Monday, October 20, 2014

Chiefs getting high this week as Bowe stacks on pot woes

11/13/2013

The Kansas City Chiefs face a tough opponent in Colorado this weekend as the team battles against the Denver Broncos. Players must adjust to the higher altitude — 5,130-5,690 feet — in Denver versus 690-1,160 feet in Kansas City. The “Mile High City’s” distance from sea level could result in a shortness of breath from the dispersal of air molecules delivered in each breath. The situation is especially aggravated from those involved in physical activities.

One Chiefs player, Dwayne Bowe, has a different kind of “high” to worry about after he was arrested Sunday for speeding and possession of a controlled substance — 10 grams of marijuana — in Riverside, Mo., following a traffic stop for driving 13 miles over the posted speed limit. Had the stop occurred in Colorado, Bowe’s marijuana possession of 1 ounce or less would not have been illegal.

The Kansas City Chiefs face a tough opponent in Colorado this weekend as the team battles against the Denver Broncos. Players must adjust to the higher altitude — 5,130-5,690 feet — in Denver versus 690-1,160 feet in Kansas City. The “Mile High City’s” distance from sea level could result in a shortness of breath from the dispersal of air molecules delivered in each breath. The situation is especially aggravated from those involved in physical activities.

One Chiefs player, Dwayne Bowe, has a different kind of “high” to worry about after he was arrested Sunday for speeding and possession of a controlled substance — 10 grams of marijuana — in Riverside, Mo., following a traffic stop for driving 13 miles over the posted speed limit. Had the stop occurred in Colorado, Bowe’s marijuana possession of 1 ounce or less would not have been illegal.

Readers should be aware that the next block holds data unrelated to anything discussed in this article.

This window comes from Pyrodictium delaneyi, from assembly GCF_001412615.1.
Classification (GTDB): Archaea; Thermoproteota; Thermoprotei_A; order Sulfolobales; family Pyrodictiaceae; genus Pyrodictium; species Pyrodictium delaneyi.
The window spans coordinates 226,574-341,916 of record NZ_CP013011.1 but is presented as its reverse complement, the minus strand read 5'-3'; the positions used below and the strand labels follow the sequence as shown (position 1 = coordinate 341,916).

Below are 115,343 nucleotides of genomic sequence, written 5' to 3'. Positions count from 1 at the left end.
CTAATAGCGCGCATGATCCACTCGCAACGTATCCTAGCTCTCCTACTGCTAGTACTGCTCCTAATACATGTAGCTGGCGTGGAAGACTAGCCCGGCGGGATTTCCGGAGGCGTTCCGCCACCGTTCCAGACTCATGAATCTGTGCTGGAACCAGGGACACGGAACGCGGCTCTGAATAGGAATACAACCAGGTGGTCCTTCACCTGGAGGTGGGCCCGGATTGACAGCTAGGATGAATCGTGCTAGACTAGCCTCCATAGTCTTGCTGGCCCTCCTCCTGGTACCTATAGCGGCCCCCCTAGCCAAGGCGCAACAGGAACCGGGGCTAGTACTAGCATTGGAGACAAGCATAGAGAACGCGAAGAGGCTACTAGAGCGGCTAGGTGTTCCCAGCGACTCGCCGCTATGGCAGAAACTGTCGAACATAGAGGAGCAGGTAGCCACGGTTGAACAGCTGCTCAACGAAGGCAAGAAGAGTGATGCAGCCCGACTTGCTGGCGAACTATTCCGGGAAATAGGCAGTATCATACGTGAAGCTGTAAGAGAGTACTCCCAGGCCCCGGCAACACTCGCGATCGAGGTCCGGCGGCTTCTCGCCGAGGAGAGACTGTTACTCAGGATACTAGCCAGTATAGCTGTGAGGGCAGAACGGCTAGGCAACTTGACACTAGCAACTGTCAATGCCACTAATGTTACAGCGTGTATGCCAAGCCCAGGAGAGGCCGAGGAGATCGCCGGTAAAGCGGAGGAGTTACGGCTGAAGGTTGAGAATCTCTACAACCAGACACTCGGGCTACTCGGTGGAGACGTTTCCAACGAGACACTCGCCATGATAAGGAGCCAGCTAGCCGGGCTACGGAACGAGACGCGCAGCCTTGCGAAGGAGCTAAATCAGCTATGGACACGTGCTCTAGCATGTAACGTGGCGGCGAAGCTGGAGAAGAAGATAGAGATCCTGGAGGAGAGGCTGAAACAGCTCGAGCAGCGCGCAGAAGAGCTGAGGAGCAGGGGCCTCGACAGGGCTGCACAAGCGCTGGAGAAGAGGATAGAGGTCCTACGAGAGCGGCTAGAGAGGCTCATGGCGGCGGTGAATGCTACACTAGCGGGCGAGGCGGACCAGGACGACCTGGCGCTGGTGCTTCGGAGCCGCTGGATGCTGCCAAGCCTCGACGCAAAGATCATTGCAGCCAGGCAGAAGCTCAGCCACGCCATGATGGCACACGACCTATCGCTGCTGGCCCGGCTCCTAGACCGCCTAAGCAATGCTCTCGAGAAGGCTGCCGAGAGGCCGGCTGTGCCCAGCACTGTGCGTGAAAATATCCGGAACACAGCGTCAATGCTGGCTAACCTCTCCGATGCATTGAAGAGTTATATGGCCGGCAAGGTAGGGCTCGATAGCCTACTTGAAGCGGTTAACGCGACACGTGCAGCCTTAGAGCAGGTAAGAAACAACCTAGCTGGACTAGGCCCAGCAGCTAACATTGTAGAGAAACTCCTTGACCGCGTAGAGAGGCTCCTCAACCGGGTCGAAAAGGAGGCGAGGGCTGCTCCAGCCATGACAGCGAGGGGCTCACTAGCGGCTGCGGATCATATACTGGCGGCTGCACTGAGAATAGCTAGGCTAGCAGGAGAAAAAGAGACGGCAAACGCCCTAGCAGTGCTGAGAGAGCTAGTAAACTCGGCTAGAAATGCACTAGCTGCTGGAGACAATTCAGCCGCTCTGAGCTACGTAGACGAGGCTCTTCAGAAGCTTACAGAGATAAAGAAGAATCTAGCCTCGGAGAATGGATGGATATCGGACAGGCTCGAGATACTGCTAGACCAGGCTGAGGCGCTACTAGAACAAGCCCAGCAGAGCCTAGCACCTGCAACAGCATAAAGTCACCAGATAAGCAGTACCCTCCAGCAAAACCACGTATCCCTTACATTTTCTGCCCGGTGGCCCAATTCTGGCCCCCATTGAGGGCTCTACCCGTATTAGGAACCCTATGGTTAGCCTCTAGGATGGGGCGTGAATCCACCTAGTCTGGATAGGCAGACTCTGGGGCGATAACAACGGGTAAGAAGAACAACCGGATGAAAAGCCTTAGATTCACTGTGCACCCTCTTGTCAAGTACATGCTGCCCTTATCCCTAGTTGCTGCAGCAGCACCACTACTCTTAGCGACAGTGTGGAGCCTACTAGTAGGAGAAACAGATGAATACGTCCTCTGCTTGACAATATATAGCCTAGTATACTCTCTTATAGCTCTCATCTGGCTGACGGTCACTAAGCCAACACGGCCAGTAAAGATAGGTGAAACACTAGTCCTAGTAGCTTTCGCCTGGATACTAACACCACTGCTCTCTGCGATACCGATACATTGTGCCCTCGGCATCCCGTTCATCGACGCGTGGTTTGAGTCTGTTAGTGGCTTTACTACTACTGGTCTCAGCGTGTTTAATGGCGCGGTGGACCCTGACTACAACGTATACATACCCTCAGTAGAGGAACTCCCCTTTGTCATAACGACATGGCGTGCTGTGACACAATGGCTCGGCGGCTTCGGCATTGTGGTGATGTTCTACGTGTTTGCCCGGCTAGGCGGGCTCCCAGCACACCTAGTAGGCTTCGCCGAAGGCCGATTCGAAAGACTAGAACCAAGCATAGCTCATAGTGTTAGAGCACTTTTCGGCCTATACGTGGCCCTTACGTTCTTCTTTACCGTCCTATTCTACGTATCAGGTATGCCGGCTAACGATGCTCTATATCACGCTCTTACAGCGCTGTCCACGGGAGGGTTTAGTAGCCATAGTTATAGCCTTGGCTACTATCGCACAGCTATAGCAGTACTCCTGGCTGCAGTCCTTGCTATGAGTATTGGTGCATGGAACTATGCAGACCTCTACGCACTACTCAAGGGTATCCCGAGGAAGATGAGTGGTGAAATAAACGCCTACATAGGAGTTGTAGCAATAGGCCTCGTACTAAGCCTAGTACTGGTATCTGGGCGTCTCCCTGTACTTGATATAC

Voters in Colorado and Washington legalized marijuana earlier this year. Voters in cities in Maine and Michigan approved last week legalizing recreational use of marijuana too. The change includes licensing, regulation and, not surprisingly, taxation of marijuana. Bowe’s arrest suggests an opportune time for Missouri and Kansas to consider doing the same. Support for making that kind of switch is coming from some unlikely places — law enforcement and senior citizens.

Retired law enforcement official Major Neill Franklin is expected to speak Saturday in Kansas City about reasons why keeping marijuana illegal is bad for public safety. Franklin, who leads a group of law enforcement officials, judges and prosecutors — Law Enforcement Against Prohibition — thinks America’s war on drugs has been harmful to the country, and he wants to see it end, according to a press release.

“What’s happening now under the prohibition of marijuana is much like what happened in the 1920s during the prohibition of alcohol,” Franklin said in the release. “Criminal gangs are growing rich and powerful, dealers are selling to kids and yet use remains more or less the same.”

The Kansas Silver-Haired Legislature, a 125-member legislative body representing the interests of Kansans age 60 and older, also is advocating for the legalization of marijuana, though it draws a distinction between medicinal and recreational use of the drug.

“Among the benefits of patient use of medicinal marijuana are relief from chronic pain, relief from nausea for those using chemotherapy and stabilization of appetite for those who suffer chronic loss of appetite because of medical treatments, conditions often found among senior citizens,” a resolution passed by the group this fall read. “Additional benefits to patients using medicinal marijuana are the slowing of the progression of two conditions that are common among senior citizens: Alzheimer’s disease and glaucoma.”

Though a federal ban bars marijuana use via the Controlled Substances Act, the U.S. Justice Department has been accommodating, rather than confrontational, to the recent voter-driven legalization efforts.

Bowe, while causing an unneeded distraction for the Chiefs this week against its toughest opponent of the season, might also have inadvertently put some focus on an issue that is far from the craze-inducing drug it was once characterized to be. Legislators should put this issue on their front burner and consider the benefits of legalization in Kansas.

— Jeanny Sharp, editor and publisher

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